Sunday, 19 January 2014

A joke for the 25th of January

When President Obama made his most recent State Visit to the UK, the Queen invited the Obamas to spend the week with herself and Prince Philip at Balmoral.

It was an enjoyable weekend both for the First Couple and for the Royals.  Saturday was spent fishing for salmon, which was enjoyably consumed that evening at dinner.

The Queen told the President that, after church the next morning, she and Prince Philip had a brief public engagement at the local hospital, but that the Obamas may join them if they wished.

"Of course, Your Majesty, we'd be honoured."

The next morning, the Obamas accompanied the Mountbatten-Windsors to the local Kirk, and then to the local hospital, where a new ward was to be formally opened."

At the hospital, the official opening was preceded by a "meet and greet", so the four dignitaries were given cups of tea while they mingled among the staff and patients. 

A young man approached the First Lady, kissed her hand, gave her a rose and began to declaim,

My love is like a red, red rose,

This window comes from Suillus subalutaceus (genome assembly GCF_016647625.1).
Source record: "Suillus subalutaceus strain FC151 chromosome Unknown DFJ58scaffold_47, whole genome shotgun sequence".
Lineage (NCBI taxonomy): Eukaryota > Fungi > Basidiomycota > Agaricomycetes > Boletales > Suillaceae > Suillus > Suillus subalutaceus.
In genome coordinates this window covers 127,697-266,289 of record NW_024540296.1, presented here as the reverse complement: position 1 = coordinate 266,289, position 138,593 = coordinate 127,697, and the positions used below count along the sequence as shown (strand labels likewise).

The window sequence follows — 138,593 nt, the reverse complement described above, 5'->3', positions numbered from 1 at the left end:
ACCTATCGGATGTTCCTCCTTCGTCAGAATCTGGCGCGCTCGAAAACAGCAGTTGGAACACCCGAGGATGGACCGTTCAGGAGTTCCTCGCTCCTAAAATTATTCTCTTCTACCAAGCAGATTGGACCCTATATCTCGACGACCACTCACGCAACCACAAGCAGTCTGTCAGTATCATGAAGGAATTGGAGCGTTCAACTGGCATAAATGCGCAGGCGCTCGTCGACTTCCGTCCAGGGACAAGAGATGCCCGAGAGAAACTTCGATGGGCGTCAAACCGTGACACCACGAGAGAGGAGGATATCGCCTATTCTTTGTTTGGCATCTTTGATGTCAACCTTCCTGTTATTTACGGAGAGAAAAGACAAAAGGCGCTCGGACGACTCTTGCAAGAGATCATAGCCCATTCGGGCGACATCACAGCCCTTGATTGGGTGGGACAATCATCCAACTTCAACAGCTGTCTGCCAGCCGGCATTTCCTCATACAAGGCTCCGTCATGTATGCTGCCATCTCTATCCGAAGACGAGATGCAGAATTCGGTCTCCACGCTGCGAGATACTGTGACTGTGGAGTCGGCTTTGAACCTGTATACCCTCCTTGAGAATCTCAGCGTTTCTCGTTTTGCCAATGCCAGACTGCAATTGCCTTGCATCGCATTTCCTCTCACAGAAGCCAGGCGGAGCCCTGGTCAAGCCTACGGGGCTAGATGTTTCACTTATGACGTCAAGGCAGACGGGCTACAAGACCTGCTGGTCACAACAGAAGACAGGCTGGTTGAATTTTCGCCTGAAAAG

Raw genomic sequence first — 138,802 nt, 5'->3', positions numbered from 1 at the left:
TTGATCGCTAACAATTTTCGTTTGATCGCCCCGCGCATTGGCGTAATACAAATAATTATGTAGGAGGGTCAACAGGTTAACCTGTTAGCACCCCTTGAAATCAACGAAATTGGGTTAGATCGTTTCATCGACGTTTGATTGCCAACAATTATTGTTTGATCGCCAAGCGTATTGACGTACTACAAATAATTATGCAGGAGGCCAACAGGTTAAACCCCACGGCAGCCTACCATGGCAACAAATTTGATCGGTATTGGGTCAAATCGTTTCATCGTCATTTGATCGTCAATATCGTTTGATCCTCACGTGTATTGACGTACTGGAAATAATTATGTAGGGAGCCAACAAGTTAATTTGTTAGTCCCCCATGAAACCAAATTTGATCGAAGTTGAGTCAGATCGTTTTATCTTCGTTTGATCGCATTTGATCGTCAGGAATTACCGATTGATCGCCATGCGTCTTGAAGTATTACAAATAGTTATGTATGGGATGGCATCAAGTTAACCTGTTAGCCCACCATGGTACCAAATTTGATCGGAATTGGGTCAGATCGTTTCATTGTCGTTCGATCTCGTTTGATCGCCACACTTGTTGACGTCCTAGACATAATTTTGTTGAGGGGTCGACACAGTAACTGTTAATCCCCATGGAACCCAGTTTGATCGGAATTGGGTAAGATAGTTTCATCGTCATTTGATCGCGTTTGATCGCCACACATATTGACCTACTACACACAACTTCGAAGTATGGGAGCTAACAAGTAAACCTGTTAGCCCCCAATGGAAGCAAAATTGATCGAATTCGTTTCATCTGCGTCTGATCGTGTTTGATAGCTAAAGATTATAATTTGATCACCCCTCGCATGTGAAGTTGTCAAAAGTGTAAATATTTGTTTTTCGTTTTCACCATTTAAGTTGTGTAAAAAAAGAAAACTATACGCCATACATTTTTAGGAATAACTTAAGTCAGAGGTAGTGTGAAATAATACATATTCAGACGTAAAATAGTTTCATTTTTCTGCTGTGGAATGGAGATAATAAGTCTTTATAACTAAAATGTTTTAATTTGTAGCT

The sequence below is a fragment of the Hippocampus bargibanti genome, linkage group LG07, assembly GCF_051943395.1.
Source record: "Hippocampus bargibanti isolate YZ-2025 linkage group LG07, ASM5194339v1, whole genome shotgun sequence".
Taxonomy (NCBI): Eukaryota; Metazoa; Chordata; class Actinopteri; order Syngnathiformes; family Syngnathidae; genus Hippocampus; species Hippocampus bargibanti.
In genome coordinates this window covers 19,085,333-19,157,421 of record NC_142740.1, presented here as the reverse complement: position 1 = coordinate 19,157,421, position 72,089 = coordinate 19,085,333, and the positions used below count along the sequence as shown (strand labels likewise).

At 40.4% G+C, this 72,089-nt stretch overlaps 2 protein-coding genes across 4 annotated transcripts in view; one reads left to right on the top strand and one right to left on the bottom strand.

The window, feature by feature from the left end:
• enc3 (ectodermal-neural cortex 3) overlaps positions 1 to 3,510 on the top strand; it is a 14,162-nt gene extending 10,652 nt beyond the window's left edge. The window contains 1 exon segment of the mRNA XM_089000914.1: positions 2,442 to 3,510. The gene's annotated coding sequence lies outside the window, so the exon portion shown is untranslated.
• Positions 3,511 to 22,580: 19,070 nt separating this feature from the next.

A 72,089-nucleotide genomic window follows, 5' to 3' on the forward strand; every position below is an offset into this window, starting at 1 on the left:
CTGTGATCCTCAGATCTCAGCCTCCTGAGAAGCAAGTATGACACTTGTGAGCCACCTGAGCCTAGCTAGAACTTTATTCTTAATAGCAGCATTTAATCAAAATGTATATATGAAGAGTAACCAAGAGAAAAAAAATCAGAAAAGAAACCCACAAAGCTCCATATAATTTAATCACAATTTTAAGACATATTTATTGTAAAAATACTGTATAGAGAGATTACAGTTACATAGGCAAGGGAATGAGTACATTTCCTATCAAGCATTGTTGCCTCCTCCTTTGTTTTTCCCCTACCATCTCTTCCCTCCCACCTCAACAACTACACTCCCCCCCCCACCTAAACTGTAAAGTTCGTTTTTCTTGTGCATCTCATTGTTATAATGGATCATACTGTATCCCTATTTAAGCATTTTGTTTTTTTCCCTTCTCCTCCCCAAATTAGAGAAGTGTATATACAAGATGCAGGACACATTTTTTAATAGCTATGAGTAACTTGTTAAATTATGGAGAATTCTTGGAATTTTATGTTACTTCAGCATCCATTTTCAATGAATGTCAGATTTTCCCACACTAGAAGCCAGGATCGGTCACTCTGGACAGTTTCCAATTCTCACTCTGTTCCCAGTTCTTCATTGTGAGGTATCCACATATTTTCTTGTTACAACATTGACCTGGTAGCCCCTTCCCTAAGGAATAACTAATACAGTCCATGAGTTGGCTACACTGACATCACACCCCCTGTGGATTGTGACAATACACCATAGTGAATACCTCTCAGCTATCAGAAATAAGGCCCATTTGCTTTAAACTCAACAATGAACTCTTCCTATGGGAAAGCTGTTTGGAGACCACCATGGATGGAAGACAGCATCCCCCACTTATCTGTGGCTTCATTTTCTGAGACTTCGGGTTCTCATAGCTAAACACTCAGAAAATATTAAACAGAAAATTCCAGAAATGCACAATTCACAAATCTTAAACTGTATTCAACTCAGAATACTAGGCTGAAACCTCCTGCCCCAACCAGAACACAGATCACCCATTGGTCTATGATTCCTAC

That's newly sprung in June ....

... until he was led away by a staff member.

An elderly man approached the President, handed him a large slice of cake, and declared,

A man's a man for a that and a that,
A man's a man for a that ...

... until he also was led away by a staffer.

An elderly woman approached the Queen and the Duke, smiled as if she was recognising a pair of old friends from her schooldays, and handed each of them a generous tumbler of whisky, saying,

Should auld acquaintance be forgot,
and never brought to mind ...

... until she too was led away.

The President was moved by the event and remarked to the Queen, "Your Majesty, it's been an honour for Michelle and myself to be part of the opening of such a progressive and compassionate psychiatric ward."

"Thank you, Mr. President, but this isn't a psychiatric ward.  It's the Burns Unit."


For those who celebrate it, Happy Burns Night on the 25th!

1 comment:

Constructive comments, from a diversity of viewpoints, are always welcome. I reserve the right to choose which comments will be printed. I'm happy to post opinions differing from mine. Courtesy, an ecumenical attitude, and a willingness to give your name always help. A sense of humour is a definite "plus", as well.